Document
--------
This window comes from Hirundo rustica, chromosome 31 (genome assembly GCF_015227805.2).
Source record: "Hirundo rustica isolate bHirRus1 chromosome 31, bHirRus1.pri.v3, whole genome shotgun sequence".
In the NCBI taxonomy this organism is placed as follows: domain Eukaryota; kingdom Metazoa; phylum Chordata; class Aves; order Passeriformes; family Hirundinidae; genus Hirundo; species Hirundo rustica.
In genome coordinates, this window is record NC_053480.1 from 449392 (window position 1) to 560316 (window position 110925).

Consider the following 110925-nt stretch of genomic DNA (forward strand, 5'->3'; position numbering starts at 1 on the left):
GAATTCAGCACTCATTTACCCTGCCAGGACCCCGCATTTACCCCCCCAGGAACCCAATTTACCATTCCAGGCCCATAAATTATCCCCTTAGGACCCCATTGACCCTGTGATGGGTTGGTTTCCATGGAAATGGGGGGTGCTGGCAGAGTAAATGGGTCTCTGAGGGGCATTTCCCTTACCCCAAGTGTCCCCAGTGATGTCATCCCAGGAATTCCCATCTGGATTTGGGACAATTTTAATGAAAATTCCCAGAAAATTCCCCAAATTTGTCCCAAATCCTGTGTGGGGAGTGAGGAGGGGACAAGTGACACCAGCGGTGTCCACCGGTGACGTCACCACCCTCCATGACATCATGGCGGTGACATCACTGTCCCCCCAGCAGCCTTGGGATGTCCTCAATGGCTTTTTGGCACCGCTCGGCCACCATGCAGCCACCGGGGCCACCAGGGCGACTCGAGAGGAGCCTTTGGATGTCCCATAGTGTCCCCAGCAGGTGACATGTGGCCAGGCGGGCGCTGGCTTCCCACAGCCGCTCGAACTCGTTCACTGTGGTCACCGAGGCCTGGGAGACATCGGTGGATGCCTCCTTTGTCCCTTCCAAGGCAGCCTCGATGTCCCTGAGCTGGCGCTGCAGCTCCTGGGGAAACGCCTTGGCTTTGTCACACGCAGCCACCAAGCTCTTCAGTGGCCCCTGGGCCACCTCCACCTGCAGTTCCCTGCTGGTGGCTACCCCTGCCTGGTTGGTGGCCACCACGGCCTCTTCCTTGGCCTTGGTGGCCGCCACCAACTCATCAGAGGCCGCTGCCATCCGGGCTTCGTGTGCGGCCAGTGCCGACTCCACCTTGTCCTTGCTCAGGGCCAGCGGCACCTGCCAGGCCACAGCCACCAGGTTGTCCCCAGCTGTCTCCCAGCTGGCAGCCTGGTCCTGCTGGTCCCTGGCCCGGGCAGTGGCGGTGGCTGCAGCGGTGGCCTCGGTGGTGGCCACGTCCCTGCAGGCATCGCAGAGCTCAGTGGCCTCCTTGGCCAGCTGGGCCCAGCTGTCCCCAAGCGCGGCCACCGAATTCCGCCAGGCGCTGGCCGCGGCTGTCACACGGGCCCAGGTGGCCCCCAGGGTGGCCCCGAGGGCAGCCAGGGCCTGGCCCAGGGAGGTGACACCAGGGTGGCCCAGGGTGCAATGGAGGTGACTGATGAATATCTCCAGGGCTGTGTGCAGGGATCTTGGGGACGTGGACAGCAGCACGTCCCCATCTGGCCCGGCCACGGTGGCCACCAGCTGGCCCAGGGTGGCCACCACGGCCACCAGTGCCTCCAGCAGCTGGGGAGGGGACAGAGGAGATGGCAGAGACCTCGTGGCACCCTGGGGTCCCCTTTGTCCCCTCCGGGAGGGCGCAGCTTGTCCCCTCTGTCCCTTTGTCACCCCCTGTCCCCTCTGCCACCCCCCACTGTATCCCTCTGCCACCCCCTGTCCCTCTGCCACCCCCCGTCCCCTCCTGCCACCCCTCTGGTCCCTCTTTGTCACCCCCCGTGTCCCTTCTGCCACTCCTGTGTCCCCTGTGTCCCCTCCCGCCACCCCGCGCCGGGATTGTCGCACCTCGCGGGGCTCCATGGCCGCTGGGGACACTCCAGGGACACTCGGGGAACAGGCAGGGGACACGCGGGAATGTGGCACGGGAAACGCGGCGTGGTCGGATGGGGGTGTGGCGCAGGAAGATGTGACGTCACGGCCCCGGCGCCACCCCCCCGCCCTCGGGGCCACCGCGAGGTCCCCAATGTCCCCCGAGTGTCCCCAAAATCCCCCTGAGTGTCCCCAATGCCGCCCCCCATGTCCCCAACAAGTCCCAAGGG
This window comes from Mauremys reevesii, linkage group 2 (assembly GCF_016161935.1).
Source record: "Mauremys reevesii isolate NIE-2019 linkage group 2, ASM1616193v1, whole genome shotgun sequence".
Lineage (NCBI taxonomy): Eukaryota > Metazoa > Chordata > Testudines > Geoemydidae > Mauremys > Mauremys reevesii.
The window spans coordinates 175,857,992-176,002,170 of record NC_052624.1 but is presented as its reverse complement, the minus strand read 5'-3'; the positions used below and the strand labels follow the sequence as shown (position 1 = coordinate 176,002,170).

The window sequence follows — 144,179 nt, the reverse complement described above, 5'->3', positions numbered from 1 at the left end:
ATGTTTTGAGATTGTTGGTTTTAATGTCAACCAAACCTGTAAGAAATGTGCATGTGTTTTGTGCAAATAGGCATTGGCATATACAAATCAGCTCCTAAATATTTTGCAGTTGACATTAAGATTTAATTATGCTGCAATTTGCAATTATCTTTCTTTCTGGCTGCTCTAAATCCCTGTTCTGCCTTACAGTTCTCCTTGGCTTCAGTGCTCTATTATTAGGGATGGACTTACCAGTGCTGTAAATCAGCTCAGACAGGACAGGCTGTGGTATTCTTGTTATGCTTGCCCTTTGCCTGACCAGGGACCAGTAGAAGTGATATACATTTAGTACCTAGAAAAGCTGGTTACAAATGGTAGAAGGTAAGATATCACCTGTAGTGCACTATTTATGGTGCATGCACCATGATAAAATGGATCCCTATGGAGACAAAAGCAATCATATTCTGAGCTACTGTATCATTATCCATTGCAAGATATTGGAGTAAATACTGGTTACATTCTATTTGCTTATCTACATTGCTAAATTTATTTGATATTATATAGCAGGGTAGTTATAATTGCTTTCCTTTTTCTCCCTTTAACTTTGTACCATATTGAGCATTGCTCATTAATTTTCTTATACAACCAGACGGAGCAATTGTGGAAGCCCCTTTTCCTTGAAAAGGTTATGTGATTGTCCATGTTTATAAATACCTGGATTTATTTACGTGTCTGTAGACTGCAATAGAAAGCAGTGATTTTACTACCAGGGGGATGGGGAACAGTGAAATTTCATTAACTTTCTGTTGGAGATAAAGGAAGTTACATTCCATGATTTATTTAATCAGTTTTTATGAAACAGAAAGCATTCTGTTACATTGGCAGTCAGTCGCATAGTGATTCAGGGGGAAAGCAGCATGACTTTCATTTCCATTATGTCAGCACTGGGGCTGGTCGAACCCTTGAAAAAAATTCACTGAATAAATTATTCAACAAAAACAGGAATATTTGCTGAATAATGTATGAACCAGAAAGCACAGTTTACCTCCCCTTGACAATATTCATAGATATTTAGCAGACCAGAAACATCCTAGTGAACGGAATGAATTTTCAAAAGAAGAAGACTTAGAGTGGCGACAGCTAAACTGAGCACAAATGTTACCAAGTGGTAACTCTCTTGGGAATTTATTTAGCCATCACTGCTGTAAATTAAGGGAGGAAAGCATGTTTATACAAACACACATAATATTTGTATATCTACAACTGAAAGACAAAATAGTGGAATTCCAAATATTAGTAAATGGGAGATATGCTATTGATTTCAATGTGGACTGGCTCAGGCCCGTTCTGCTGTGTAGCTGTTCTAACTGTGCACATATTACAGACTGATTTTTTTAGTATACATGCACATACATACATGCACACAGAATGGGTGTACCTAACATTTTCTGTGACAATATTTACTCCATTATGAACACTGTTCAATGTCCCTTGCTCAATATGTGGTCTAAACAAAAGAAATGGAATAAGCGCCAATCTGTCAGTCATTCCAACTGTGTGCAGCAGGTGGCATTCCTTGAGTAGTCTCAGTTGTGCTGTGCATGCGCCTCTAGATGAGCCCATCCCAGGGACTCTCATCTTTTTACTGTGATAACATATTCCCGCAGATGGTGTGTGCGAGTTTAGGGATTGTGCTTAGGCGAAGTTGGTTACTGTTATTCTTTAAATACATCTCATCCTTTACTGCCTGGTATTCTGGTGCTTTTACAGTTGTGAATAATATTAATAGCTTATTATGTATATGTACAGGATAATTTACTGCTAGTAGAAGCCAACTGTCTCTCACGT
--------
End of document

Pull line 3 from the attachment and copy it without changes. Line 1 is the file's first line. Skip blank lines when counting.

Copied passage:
In the NCBI taxonomy this organism is placed as follows: domain Eukaryota; kingdom Metazoa; phylum Chordata; class Aves; order Passeriformes; family Hirundinidae; genus Hirundo; species Hirundo rustica.